Semardel Looks to Lower Emissions with Biomethane

| France

The Semardel Group, developer and manager of the collection, treatment and transformation of household and economic waste, is extending the compression capability of its compressed natural gas (CNG) fueling station on the ‘Ecosite de Vert-le-Grand/Echarcon’ to meet the growing number of natural gas vehicles (NGVs) operated by Semaer. Additionally, Semardel is to implement a biomethane solution for fleet refuelling.

To meet the growing demand from Semaer, Semavert (another subsidiary) has extended the compression capabilities of the CNG station on its Ecosite, set up in 2010. Semavert has increased compression capabilities of the CNG station, from 80 m3/hr to 400 m3/hr.

Semaer, a subsidiary of Semardel, is one of the main waste collection operators in the Southern region of the Ile-de-France. It operates 16 waste disposal facilities and processes more than 135,000 tonnes of industrial and household waste annually. It is equipped with a fleet of 8 hydraulic arm trucks and 13 refuse collection vehicles, all powered by natural gas. Aiming to improve the quality of its services while responding to environmental issues in transportation and quality of life, and to assist meet France’s objectives of renewable energy integration, Semaer is to acquire more NGVs.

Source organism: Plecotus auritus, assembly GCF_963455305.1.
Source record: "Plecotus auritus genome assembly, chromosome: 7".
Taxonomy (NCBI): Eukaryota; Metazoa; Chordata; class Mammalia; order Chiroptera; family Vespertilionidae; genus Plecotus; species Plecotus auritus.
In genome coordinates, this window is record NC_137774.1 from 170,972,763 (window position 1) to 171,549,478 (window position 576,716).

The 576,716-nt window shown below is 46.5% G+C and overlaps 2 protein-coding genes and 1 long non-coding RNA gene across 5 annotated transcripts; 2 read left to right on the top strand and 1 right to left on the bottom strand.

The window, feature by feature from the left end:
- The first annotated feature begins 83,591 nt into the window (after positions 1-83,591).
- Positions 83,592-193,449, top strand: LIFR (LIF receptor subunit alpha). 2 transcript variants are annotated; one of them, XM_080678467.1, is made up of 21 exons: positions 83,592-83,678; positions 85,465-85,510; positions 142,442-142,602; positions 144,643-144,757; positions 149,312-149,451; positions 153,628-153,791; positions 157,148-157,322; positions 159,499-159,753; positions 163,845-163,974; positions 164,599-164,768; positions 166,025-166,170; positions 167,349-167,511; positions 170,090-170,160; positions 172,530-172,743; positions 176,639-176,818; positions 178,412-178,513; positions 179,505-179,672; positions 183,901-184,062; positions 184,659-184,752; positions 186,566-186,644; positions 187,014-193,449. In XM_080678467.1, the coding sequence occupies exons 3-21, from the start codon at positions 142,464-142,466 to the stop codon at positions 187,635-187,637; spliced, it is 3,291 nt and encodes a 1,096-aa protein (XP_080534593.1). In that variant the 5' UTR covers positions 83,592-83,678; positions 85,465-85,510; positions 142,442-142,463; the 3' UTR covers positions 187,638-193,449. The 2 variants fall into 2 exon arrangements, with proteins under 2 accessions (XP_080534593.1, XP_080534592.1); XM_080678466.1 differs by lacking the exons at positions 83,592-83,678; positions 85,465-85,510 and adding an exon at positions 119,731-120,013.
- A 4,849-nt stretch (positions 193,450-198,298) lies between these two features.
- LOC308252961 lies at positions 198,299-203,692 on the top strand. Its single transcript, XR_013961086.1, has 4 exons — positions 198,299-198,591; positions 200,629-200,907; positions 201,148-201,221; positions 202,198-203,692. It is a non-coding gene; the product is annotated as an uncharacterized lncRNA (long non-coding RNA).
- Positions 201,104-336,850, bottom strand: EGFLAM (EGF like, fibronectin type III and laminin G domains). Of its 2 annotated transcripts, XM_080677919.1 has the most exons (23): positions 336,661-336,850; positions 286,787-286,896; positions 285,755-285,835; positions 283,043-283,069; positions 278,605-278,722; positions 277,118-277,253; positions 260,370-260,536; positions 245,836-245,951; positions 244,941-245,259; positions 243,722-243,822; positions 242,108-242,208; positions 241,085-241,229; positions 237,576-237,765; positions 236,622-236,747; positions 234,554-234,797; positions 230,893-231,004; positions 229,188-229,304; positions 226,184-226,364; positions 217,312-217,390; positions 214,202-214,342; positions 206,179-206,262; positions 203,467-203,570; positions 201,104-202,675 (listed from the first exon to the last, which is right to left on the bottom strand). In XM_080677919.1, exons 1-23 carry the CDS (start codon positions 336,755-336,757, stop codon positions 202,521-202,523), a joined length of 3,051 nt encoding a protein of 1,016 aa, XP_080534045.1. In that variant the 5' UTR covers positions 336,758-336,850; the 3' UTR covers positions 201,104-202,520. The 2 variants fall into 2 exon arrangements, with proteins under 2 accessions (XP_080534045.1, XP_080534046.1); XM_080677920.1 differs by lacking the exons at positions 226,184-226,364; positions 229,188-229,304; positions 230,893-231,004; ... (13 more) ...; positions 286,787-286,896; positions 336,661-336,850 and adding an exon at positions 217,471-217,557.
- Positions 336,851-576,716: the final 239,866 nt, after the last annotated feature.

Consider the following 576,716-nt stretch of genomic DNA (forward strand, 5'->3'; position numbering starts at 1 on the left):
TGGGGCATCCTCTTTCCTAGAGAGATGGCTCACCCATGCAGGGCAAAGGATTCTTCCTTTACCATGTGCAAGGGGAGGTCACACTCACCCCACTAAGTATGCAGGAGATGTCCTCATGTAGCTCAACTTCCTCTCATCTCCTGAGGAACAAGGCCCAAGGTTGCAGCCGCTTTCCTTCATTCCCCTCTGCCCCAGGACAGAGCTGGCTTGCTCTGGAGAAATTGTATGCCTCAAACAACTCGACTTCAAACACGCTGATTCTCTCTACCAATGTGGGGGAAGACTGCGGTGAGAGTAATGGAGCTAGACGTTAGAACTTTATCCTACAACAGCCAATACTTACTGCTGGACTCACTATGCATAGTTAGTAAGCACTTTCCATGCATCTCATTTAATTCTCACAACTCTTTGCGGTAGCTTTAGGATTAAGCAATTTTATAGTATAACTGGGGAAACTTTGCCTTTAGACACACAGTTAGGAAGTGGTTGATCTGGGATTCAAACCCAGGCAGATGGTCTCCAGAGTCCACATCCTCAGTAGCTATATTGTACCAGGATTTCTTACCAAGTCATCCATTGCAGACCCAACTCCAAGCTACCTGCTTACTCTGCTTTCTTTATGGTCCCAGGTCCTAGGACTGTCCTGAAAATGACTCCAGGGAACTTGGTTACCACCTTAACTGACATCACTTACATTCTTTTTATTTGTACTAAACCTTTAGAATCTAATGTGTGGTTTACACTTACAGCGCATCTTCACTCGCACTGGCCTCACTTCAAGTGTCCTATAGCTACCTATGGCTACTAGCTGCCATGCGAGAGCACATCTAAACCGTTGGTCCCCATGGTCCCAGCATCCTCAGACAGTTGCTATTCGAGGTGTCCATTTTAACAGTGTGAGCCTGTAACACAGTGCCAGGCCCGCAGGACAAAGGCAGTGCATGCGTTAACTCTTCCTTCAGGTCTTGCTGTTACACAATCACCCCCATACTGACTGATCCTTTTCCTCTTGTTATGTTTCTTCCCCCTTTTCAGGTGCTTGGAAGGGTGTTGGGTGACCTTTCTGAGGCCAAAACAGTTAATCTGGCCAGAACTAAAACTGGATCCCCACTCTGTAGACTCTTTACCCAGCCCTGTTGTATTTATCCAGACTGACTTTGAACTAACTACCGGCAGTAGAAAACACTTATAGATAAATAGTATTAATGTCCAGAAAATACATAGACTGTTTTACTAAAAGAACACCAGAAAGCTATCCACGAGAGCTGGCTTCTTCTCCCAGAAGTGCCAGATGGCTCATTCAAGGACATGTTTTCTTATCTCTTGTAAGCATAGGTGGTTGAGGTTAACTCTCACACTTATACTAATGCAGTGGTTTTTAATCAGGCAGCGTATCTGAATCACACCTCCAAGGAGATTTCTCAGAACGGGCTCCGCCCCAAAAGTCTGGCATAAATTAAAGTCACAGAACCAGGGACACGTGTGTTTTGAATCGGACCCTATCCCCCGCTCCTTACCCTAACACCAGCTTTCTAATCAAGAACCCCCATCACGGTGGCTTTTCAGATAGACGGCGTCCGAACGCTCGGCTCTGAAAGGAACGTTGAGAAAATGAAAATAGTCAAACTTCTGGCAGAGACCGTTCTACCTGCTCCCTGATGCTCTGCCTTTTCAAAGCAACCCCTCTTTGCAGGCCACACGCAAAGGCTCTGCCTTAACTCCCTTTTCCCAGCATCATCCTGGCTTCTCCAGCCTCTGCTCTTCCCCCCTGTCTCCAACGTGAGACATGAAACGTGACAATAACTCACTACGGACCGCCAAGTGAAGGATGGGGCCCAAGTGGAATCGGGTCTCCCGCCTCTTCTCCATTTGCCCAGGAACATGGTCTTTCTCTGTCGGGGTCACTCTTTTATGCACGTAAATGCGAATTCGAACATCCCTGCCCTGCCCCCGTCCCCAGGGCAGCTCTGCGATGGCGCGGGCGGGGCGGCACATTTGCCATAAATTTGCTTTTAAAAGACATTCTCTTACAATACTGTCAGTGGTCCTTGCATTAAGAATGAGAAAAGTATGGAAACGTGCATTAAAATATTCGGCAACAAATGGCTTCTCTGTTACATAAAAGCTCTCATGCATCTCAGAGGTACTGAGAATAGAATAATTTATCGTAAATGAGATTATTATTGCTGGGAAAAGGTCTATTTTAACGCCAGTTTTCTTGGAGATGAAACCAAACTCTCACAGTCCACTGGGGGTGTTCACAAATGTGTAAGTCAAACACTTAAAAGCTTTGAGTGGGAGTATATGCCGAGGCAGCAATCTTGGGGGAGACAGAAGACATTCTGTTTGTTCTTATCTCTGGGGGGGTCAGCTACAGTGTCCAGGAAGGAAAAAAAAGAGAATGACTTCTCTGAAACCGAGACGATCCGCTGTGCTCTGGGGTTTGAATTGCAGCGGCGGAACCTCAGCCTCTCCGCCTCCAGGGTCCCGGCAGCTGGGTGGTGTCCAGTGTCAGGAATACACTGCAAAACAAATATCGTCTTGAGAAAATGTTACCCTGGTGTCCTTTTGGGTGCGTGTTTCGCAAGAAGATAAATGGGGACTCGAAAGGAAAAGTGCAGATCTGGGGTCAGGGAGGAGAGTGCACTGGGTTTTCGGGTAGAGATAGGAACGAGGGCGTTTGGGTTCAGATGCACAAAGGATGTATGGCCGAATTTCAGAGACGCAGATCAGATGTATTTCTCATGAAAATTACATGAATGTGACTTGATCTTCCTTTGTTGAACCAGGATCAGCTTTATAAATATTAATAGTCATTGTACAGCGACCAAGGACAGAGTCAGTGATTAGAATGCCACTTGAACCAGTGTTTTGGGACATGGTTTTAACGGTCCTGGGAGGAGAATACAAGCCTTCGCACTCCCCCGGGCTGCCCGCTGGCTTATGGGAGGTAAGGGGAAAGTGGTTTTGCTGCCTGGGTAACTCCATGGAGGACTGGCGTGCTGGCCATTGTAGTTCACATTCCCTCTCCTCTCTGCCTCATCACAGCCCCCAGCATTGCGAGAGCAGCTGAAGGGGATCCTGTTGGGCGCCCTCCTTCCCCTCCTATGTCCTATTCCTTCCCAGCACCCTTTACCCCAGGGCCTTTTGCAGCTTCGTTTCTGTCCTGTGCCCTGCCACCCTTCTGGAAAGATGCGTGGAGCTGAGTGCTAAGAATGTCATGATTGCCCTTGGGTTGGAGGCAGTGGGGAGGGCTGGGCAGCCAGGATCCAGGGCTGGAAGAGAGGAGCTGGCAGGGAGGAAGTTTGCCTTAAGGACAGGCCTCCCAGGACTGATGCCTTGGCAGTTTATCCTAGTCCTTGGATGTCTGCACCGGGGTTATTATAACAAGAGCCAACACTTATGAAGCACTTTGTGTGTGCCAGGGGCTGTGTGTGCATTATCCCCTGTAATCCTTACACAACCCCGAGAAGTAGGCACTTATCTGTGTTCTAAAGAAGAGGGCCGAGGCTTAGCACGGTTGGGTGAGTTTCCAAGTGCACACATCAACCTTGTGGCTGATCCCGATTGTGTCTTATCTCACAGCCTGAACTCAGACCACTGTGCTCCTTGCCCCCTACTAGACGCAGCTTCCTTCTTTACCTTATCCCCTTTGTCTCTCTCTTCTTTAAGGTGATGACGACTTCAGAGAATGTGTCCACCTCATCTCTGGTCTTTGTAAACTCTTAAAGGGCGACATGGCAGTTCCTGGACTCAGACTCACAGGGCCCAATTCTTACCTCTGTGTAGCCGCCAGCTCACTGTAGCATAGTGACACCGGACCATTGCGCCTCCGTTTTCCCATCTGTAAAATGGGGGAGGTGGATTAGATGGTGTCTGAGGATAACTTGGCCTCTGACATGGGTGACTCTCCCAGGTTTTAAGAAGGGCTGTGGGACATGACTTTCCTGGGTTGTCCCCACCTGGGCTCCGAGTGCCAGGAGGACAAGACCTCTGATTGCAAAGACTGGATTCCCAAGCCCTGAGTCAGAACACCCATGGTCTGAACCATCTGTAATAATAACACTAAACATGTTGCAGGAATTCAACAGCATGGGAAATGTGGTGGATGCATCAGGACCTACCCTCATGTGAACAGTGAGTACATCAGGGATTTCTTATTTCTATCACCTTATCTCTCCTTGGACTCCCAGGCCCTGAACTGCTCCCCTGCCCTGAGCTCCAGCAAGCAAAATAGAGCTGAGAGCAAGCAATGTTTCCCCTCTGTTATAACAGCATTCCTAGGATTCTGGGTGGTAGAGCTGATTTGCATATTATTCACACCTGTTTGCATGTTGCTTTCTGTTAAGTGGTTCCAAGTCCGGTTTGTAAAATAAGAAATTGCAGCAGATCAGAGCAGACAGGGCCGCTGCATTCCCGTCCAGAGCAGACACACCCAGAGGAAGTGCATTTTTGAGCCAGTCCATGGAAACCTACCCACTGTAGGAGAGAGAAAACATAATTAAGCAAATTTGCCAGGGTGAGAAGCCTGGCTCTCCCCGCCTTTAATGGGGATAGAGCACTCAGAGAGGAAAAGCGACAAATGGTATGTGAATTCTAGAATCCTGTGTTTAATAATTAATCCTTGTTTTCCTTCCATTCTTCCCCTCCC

As part of its industrial projects, the Semardel Group is planning the implementation of a biogas plant on its Ecosite, that will produce biogas fuel directly from the biodegradable waste collected in the territory.

France published an action plan from 2009 to 2020 for the development of renewable energy, to implement the European directive on renewable energy in 2009. In the transport sector, the Directive sets a specific target of 10% renewables by 2020. Biogas fuel is one of the renewable fuels that will achieve the integration objectives.

Semardel says the conversion of biogas to biomethane fuel has the greatest potential for reducing emissions of greenhouse gases. The production of this renewable energy produced from a local resource, that is waste received at the Ecosite, will eventually fuel the Samaer truck fleet.

(This article compiled using information from a Semardel Group press release)

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